Tributes have been paid to a dedicated teacher who was "marched to death" in sweltering heat as he tried to qualify for the SAS.
The devastated family of Lance Corporal Craig Roberts, who died during an assessment for the Territorial Army's SAS section on the hottest day of the year, said he lost his life "in the pursuit of his dream".
Another unnamed TA soldier also died during the military exercise in the Brecon Beacons on Saturday, as temperatures soared to 29.5C (85.1F). A third man remains in hospital.
One walker said he saw some of the group pleading for water from a colleague.
David Capstick told Channel 4 News: "He was upset.
"The other soldier was trying to make the best of the situation, and asked if we could spare any water for his colleague, not for himself."
He added: "I don't think it occurred to us that fatalities were going to result.
"But it certainly was slightly odd that the two soldiers in particular had bunched together and were clearly in distress. That caused a little bit of alarm among us."
According to Press Association sources, the trio were at the start of an assessment period in the selection process for the TA's section of the SAS, after completing a stint of training and preparation.
Tributes have poured in for Mr Roberts, from Penrhyn Bay, near Llandudno, who worked as a teaching assistant at
Trinity School in Lewisham, south-east London and had reportedly served with the TA for more than five years, including tours of Iraq and Afghanistan.
A spokesman from the school paid tribute to his "dedication, commitment and care" for young people.
He said: "The staff and pupils of Trinity School, Lewisham, have been greatly saddened by the news of the tragic death of Craig Roberts.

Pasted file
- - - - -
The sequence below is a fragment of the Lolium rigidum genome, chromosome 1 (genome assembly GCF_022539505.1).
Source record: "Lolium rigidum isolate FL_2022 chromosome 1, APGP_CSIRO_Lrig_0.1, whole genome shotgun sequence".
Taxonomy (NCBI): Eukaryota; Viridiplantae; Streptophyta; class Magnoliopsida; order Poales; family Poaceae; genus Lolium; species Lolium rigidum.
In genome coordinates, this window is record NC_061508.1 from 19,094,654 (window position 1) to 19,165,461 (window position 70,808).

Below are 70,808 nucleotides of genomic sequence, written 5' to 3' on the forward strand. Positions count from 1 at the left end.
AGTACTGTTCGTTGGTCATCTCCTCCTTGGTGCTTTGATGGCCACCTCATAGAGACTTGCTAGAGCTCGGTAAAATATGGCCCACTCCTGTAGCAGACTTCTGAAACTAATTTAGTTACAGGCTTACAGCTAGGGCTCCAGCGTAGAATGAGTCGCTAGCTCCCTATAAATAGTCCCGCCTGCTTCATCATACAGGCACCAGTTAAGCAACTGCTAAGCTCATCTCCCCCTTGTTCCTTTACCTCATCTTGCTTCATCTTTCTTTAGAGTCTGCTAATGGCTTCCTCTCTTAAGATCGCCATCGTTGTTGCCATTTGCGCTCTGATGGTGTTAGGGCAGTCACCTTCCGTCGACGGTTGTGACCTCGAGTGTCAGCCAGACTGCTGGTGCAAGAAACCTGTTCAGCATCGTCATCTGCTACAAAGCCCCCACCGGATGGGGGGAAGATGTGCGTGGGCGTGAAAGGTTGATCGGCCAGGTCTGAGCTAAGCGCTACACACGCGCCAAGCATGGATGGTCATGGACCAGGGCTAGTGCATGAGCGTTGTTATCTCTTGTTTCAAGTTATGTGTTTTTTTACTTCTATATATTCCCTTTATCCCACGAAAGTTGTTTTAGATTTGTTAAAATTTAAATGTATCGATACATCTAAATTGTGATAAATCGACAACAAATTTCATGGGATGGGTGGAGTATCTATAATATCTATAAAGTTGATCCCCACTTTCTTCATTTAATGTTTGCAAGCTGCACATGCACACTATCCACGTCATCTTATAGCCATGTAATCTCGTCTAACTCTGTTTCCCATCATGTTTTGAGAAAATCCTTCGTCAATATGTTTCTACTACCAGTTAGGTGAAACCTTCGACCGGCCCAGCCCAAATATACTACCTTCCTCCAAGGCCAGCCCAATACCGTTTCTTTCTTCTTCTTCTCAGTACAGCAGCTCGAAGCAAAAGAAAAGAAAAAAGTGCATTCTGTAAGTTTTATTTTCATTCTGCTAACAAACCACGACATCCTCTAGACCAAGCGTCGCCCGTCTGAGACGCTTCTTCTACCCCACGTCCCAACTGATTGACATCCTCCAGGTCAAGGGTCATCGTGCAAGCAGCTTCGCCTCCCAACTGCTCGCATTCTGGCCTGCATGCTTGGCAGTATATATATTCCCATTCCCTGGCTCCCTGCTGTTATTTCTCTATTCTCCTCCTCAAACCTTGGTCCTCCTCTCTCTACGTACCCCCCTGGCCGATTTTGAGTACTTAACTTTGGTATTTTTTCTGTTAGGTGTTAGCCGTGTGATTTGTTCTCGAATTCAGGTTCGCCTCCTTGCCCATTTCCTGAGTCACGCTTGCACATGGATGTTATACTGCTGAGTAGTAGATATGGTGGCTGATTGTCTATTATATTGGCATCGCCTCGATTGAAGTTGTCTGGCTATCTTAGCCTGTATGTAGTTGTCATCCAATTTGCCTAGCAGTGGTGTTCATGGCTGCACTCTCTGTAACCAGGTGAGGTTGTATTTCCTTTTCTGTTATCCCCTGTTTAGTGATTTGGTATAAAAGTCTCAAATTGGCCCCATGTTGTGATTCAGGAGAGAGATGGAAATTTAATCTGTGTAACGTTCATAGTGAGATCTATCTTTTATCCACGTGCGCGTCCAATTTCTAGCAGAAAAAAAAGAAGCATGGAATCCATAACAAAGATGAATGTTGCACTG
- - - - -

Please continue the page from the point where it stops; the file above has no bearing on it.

"For the past two years Craig worked at Trinity as a teaching assistant and had become a much-loved member of the Trinity community.
"He showed dedication, commitment and great care for young people. In addition to his duties in lessons Craig ran a fitness club, taught Saturday morning revision sessions and helped lead residential trips. He was very committed to the common life of the school."
"Craig was proud of his military commitment and communicated that pride to Trinity pupils. We are pleased that Craig was able to be such a significant part of our community. We pray for him and for his family at this terrible time."
Mr Roberts was due to start work at the Department for Education next month on a prestigious training scheme for "high-flying graduates", the department said.
In a statement issued through the Ministry of Defence, his father Kelvin Roberts said: "We are all devastated at the loss of our beloved Craig; this has left a massive hole in all our lives."
"We wholeheartedly supported Craig in his military endeavours and it gives us some comfort, though great sadness, that he died in the pursuit of his dream.
"Next month Craig was due to start a new post in the office of the Secretary of State for Education and we were all very proud of him."
Friends and pupils have also paid tribute to Mr Roberts, with several pages already set up on social networking site Facebook.
One page described him as a "true gentleman, caring, genuine guy", while in another pupils dubbed him a "one in a million teacher" and said the school would "not be the same" without him.
The MoD has said there are no plans to change "routine exercises" in the rugged Brecon Beacons in light of the incident but the deaths have led to question marks around rigorous SAS training amid concerns by one unnamed army officer that the men were "marched to death" in extreme temperatures.